Yikes, I said the “F” word.  Failure is a word much of the self-help literature avoids.  After all, failure is not an option, as they say.  I want to return you to reality by saying that failure is a real possible outcome.  However, don’t fear failure.  Instead embrace it.

In most cases, even if you don’t attain your goal, you likely made a lot of progress, which is success in itself.  Suppose you set a goal to lose 30 pounds in 4 months, but you only lose 20 pounds.  Is that failure?  Yes and no.  20 lost pounds is successful, but 10 pounds short.

The only true failure is if you quit.  Quitting is failure, even if progress is slow.

2.  From Goal Setting to Expectations

Setting goals and creating plans to achieve them is great.  Developing expectations is not so good.  You fall into the expectation camp when you want something, but expect it to materialize fortuitously rather than through planning and effort.

3.  Unrealistic Goals, a.k.a. Stretch Goals

It’s fun and all to dream big and shoot for the moon, but if it’s totally unrealistic where it’s a one in a million chance, you’re shooting yourself in the foot before you leave the gate.

Instead, set ambitious, yet realistic goals that are attainable by sticking to a well-defined plan.  If you establish a track record of failing to achieve goals, you may have difficulty completing goals in the future.

4.  Setting Meaningless Goals

If you need to lose 200 pounds but set a goal of losing 10 pounds, is that meaningful?  Not really.  10 pounds is a great short term goal, but it’s not the end desired result.  Therefore, if you have a lofty goal, establish that as your end goal, but set smaller, short term goals along the way.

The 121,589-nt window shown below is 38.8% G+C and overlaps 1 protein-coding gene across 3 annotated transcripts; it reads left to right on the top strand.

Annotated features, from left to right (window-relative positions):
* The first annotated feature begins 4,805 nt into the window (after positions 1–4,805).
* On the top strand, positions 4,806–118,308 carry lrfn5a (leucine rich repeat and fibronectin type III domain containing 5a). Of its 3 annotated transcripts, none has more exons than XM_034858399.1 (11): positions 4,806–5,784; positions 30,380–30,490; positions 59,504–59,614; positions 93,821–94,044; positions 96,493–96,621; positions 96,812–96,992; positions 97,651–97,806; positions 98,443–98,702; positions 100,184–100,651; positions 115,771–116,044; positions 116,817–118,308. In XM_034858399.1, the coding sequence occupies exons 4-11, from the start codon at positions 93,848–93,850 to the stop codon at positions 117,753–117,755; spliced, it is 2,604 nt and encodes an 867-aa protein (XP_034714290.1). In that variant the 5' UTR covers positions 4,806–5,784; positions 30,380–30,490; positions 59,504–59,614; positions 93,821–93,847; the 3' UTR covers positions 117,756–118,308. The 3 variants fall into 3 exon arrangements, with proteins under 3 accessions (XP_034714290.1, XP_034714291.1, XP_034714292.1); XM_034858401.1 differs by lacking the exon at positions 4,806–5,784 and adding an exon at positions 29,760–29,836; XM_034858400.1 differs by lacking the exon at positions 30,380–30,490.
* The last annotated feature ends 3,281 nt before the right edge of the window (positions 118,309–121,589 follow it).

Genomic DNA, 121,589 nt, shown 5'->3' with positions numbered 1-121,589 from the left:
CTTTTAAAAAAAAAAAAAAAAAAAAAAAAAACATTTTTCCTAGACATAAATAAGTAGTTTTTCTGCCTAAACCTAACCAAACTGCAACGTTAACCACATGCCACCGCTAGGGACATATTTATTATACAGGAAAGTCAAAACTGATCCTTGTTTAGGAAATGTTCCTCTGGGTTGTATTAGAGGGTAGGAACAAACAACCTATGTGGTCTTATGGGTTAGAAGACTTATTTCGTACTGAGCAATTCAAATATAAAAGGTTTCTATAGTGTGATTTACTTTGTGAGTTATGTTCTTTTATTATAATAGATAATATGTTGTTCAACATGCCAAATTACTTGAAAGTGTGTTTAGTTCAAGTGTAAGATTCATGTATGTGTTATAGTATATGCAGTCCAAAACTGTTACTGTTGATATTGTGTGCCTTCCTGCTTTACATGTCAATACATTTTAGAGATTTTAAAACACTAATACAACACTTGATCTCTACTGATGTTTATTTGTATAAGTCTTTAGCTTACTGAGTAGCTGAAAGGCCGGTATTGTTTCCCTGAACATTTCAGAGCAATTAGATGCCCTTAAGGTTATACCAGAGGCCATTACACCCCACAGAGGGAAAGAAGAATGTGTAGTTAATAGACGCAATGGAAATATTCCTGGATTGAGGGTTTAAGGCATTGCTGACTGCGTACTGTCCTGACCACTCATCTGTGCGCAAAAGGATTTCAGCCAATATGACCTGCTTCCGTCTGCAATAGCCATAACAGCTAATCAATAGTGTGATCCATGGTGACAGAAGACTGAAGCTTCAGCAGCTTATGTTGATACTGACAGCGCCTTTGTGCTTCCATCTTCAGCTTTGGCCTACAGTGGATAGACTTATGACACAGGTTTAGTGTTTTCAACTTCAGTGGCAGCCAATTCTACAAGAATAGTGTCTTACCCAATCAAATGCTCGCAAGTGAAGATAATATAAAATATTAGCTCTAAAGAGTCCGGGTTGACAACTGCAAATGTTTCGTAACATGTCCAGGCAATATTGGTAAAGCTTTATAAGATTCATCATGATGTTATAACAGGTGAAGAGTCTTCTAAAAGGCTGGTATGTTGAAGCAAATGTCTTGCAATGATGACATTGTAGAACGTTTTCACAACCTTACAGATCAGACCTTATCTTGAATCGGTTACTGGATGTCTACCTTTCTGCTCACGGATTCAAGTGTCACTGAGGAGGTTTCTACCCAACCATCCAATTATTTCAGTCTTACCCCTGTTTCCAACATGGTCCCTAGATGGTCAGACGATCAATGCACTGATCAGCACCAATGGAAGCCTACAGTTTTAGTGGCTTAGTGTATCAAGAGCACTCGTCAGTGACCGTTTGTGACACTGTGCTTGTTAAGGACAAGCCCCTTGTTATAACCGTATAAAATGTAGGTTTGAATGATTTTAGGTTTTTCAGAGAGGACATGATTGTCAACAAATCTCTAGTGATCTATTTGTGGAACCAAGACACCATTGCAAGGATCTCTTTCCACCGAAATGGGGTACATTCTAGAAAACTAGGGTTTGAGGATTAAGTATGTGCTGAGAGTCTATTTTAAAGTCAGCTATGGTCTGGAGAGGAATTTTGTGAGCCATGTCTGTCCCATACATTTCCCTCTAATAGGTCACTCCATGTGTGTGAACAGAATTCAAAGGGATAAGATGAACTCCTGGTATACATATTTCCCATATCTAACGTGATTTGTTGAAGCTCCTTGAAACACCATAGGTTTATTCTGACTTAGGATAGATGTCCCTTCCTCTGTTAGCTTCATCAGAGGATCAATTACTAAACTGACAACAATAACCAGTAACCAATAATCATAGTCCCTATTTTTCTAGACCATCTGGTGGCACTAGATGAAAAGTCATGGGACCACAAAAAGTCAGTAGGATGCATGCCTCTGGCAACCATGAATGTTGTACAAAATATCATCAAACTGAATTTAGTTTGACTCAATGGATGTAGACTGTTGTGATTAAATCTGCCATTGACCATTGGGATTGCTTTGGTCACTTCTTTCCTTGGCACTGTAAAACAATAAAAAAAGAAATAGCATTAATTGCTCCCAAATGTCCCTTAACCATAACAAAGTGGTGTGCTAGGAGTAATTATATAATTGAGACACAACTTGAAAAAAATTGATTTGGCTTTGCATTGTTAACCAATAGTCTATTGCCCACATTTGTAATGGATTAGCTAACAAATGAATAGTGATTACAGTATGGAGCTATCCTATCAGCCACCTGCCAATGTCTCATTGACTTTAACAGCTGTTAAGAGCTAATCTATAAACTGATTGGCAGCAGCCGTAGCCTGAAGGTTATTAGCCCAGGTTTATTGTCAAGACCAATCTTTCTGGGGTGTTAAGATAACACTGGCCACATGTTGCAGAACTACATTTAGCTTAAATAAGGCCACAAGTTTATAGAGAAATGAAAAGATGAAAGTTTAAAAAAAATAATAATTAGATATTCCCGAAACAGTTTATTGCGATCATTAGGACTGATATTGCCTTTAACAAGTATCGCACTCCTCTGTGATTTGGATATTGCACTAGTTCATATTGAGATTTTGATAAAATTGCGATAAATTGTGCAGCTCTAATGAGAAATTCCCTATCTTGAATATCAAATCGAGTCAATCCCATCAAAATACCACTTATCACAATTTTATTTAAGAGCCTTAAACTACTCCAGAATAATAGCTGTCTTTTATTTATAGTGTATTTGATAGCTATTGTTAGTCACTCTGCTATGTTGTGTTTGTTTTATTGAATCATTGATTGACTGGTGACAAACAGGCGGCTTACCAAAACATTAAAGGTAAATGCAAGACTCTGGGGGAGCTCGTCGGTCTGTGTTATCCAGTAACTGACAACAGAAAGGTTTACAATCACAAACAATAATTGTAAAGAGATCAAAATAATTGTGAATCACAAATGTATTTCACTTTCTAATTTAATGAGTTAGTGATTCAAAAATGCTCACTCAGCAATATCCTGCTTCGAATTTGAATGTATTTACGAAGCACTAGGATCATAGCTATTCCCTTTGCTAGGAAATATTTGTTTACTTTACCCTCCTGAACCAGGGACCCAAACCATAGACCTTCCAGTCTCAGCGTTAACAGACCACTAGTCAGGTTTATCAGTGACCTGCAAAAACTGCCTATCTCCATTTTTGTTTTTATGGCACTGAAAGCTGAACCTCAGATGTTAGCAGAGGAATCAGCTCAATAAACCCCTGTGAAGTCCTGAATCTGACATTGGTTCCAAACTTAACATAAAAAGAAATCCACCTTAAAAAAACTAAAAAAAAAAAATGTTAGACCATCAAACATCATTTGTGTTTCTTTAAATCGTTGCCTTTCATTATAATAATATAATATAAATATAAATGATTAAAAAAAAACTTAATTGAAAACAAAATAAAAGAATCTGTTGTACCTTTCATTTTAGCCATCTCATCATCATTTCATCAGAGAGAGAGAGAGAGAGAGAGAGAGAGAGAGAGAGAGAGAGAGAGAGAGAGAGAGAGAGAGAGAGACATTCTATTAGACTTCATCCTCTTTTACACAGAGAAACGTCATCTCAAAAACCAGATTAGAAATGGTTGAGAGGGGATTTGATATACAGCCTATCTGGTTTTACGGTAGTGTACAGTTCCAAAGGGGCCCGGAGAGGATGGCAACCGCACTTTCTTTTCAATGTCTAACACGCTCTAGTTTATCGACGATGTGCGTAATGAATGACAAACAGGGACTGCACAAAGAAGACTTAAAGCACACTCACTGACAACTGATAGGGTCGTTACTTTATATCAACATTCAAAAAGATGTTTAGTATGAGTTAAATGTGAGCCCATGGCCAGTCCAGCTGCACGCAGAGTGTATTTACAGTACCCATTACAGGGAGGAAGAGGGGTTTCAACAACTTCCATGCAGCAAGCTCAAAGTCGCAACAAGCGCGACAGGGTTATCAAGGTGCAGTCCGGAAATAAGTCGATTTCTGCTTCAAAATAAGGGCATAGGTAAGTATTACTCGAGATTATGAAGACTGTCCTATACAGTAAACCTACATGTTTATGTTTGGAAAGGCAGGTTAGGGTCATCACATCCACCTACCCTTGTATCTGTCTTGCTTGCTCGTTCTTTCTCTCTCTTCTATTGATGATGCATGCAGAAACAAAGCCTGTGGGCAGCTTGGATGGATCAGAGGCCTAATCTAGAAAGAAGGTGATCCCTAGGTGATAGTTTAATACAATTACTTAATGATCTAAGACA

5.  Falling for “The Secret” Approach to Getting What You Want

Do you remember “The Secret”?  I do.  In a nutshell it taught you can achieve things by thinking about it.  Okay, there was more to it than that, but it wasn’t all that realistic.

Achieving goals requires effort; true, roll up your sleeves effort.  You aren’t going to add 10 pounds of rock hard muscle simply by saying mantras.  No, you have to establish a weightlifting plan and nutrition plan and then workout hard every week.

6.  Getting Discouraged and Losing Motivation

This is the goal-killer.  Sometimes progress is slower than we had hoped.  We start strong early on, but motivation dwindles as progress slows and the end-result simply seems too daunting.

Avoid getting discouraged at all costs and have faith in your plan and yourself.  If you quit, you fail.  Period.

7.  Failing to Adapt or Modify the Plan